Secure Your IoT (Internet of Things)

Today’s entry is a discussion on securing your Internet of Things (IoT) devices.  A colleague of mine shared a  Check Point Software Technologies, Ltd.( @CheckPointSW ) , YouTube video. The video (posted below) illustrates a dangerous vulnerability they discovered in LG’s Smart Home system. 

Quite informative, if you ask me.  IoT devices are starting to permeate our daily lives. It has become mainstream to add internet connectivity to devices, appliances, and even automobiles in a effort to make our lives easier.  Have you considered what you have in your home and business?

IoT Device Examples

In just a few short years, IoT is everyplace. What was once the domain of a devoted tinkerer, internet enabled devices of every kind are available. Here are some examples. Just looking around my house I realized that we have 15 IoT devices humming about!

Just search Amazon for “Internet of Things” and see what happens. Mind blowing! The amount of innovation going on in this area is amazing.  Equally mind-blowing is the lack of a consistent cyber security discipline applied in the manufacturing of these devices.  As noted by CheckPoint, once a hacker is in, they can leverage it to “see” into your private/business lives, take control your security systems, hijack the device into a bot-net, or use it to laterally infiltrate into other sensitive systems on your network.  This puts your private information and intellectual property at risk.

Securing your IoT

CheckPoint gives three very simple and solid suggestions in the video above:

“1. Change the default password of your IoT device” Solid advice.  But not all IoT devices have a means to change the default password.  Cloud based devices could have a secure-key pre-installed that link that device to a specific online server. Advanced devices will negotiate a session key with the cloud based server when it is initially configured or use a trusted security service (aka Apple®’s Home Kit) to establish key-pairs between devices and servers.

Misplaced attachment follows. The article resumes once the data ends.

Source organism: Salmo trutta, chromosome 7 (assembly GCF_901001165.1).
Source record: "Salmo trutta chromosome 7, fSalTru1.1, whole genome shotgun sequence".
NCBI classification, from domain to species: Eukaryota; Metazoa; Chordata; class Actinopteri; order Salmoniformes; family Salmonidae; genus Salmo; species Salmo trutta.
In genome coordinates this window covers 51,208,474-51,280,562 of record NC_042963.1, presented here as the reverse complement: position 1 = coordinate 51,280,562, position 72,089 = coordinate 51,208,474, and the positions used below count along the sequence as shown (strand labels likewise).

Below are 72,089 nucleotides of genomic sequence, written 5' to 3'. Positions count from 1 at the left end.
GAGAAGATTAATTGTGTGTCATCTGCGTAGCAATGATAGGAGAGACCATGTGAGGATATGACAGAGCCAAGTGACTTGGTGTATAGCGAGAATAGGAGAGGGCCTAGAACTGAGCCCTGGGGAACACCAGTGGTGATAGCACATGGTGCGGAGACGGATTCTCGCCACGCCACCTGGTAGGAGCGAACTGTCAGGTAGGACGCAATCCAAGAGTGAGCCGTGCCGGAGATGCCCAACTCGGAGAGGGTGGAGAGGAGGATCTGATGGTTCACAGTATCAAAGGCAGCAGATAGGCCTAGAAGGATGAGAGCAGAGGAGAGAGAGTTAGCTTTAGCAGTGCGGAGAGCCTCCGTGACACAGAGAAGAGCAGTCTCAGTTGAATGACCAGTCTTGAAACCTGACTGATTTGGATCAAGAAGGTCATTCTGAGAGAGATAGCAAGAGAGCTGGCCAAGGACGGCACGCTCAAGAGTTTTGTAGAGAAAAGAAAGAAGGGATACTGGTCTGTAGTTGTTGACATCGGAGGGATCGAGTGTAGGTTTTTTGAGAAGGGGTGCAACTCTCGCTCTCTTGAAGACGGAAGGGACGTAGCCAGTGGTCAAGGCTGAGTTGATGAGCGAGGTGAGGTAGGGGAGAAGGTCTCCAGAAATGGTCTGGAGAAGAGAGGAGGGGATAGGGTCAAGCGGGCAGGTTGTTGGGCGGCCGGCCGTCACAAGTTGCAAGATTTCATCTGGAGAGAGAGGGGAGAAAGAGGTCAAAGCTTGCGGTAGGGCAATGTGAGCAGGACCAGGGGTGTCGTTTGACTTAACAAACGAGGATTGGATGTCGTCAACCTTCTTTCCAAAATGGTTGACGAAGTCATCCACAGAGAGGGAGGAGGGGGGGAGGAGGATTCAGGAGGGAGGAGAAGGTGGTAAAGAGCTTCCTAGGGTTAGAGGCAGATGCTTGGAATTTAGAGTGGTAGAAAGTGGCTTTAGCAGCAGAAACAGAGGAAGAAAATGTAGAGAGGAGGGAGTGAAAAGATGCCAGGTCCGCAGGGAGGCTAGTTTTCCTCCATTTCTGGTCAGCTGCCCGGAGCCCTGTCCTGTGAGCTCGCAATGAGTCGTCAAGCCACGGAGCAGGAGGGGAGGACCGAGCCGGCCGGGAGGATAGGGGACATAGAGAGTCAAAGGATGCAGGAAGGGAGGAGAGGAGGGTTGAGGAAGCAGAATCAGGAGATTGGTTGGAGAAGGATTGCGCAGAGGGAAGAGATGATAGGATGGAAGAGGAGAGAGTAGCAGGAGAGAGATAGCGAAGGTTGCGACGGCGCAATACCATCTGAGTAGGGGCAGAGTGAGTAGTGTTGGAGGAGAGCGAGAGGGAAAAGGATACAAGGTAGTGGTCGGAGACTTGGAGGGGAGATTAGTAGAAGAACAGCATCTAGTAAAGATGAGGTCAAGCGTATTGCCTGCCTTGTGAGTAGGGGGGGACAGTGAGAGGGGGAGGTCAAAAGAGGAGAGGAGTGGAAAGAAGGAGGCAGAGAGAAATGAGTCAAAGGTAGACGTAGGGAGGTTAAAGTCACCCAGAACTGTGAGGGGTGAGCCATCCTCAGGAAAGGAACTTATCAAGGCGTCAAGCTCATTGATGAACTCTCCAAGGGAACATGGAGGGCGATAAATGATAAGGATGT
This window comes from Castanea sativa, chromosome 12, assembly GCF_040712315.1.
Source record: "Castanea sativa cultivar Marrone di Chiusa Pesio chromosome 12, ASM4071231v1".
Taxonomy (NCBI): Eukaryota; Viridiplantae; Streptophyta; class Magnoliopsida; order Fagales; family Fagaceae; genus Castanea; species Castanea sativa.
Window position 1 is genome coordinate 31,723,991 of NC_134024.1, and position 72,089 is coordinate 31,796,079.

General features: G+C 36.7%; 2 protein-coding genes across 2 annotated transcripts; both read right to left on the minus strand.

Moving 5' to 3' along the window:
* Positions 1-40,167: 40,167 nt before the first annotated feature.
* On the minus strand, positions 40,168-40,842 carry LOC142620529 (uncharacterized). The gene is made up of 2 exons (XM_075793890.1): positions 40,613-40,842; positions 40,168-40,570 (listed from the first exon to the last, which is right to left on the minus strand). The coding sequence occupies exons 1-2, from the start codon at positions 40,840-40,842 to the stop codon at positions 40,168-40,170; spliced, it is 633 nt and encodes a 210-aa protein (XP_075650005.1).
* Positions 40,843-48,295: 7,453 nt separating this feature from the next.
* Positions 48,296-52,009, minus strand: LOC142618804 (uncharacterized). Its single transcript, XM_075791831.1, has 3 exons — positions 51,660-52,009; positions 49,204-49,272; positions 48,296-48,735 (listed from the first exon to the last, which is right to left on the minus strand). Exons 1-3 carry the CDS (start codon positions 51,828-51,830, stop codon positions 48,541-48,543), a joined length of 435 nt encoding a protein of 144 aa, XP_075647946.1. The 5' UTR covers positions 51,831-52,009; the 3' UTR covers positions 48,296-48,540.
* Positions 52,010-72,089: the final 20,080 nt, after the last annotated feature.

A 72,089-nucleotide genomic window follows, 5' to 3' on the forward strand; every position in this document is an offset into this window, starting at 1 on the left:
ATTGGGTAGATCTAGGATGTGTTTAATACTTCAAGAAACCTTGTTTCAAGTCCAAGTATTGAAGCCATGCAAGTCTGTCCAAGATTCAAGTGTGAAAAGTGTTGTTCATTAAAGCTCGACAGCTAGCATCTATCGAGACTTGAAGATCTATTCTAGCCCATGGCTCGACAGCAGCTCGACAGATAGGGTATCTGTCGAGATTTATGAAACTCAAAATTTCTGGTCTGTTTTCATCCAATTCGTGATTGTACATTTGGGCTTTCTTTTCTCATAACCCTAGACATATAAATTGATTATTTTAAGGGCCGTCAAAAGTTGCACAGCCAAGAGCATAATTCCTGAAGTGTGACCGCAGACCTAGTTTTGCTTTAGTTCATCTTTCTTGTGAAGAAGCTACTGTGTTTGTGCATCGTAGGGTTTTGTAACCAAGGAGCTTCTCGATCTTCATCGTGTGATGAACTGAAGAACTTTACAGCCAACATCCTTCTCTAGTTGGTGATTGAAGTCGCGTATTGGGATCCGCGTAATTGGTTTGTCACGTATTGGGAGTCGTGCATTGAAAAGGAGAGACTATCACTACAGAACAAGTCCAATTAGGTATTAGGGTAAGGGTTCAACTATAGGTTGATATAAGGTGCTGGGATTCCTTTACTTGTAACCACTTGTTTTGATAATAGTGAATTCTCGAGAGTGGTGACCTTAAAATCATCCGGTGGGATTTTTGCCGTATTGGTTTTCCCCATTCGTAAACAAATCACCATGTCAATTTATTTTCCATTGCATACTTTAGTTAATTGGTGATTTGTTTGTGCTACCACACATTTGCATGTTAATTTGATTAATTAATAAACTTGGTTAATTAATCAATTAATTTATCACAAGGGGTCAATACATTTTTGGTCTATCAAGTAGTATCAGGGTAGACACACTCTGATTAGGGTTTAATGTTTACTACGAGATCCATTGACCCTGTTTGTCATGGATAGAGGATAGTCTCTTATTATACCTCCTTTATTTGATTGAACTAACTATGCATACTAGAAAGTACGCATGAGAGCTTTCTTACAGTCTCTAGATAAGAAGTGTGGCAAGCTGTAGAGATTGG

Do your research before buying the device. Make sure you can change the password or that you have control over setting up the device’s connection to the Internet.

“2. Make sure all your appliances are up-to-date with the latest software version” Again solid advice. Very few manufacturers, though, will keep you IoT device up to date with the latest software.  The more well-known the manufacturer is, the better support they are likely to offer.  For example, EcoBee regularly updates its home thermostat firmware.

Do your research and buy the latest iteration of the device you are considering.  All tech has an expected End-of-Life period when manufacturers will no longer support or update the software. Avoid being caught with an old device that you can’t update.  Hackers will know its vulnerabilities and take advantage of it.

“3. Use a personal firewall for your home network” An absolute must for your home AND business network!  A firewall is a device that will permit or deny internet traffic to and from you network.  A basic firewall only permits traffic into your network when a device on your network requests it.  It’s sorta like the doorman at a high-rise apartment complex:

Doorman: "Mr. Sienfield, there is a Mr. Costanza here for you."
Sienfeld: "Ummm..No sorry. I didn't ask to see him today."
Doorman: "Yes, Sir." [to George] "Sir, you are denied entry."

A firewall assists in preventing a hacker from entry to your network where they can use default passwords and vulnerabilities against you.  A compromised device renders the firewall useless and gives the hacker unfettered access to your network! A well-managed, up-to-date firewall is an essential tool.

What do you do to secure your IoT devices? Share in the comments below and visit our DynamicCyber blog for more tips! Want a free Social Media security checklist? Click here to join our mailing list and receive your free download.

Leave a Comment Here, Contribute!

Scroll to top